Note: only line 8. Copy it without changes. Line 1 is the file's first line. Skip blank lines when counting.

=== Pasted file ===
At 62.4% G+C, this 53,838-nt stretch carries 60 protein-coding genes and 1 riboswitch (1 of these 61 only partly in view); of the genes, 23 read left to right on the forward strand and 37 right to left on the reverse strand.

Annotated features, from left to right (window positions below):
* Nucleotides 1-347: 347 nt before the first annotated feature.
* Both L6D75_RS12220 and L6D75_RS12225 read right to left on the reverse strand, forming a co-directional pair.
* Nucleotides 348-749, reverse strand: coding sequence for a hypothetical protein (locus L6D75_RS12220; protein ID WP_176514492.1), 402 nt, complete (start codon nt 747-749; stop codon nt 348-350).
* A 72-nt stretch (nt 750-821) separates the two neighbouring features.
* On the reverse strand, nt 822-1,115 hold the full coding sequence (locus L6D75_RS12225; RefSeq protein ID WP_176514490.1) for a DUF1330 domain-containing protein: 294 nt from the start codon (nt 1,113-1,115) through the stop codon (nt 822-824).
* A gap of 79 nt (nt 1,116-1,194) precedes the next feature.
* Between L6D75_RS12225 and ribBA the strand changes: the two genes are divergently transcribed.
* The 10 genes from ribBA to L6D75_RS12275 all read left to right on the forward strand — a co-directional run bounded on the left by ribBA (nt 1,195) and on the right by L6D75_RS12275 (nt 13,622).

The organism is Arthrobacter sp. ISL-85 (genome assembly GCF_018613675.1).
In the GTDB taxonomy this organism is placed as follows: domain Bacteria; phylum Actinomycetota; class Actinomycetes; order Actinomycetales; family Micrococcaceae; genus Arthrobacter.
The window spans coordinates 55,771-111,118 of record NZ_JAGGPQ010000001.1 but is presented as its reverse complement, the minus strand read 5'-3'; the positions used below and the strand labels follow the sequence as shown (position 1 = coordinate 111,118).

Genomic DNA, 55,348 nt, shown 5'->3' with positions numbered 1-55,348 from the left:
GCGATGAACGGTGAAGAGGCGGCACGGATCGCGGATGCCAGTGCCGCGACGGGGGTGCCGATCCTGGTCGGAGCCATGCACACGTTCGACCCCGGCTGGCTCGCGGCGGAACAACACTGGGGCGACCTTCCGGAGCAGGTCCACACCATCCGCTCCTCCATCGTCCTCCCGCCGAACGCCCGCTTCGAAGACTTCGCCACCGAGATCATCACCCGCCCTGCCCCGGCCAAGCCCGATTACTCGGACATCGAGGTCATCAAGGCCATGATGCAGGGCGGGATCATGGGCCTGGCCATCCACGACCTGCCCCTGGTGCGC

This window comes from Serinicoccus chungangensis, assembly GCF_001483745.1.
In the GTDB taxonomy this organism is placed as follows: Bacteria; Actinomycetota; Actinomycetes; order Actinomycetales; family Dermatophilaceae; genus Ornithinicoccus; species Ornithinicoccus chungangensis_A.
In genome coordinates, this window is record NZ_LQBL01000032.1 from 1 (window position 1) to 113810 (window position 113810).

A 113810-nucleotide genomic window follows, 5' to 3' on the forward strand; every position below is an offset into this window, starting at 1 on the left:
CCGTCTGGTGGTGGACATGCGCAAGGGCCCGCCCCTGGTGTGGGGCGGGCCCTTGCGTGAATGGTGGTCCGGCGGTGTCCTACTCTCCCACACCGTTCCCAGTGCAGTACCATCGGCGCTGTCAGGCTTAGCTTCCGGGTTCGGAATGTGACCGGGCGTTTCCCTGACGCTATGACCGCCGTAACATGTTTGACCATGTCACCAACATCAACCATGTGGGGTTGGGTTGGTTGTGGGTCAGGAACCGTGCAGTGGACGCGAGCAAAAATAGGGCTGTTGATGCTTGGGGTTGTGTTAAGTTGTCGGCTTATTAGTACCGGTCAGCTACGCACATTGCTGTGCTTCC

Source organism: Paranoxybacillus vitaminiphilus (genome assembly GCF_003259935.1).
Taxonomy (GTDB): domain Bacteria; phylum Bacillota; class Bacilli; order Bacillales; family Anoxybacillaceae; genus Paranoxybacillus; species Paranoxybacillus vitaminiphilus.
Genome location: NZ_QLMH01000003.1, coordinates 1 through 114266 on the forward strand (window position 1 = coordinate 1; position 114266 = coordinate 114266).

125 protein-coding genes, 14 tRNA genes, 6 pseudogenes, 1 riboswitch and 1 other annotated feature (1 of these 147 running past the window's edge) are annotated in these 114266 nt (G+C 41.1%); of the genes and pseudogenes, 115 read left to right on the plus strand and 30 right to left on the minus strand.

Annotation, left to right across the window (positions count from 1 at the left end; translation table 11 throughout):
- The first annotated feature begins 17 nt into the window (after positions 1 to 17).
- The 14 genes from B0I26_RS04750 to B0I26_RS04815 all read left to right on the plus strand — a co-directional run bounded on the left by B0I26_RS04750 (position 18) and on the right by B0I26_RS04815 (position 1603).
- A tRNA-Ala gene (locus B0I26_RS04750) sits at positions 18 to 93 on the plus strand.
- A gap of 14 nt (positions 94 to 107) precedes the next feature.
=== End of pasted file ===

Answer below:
* A gap of 79 nt (nt 1,116-1,194) precedes the next feature.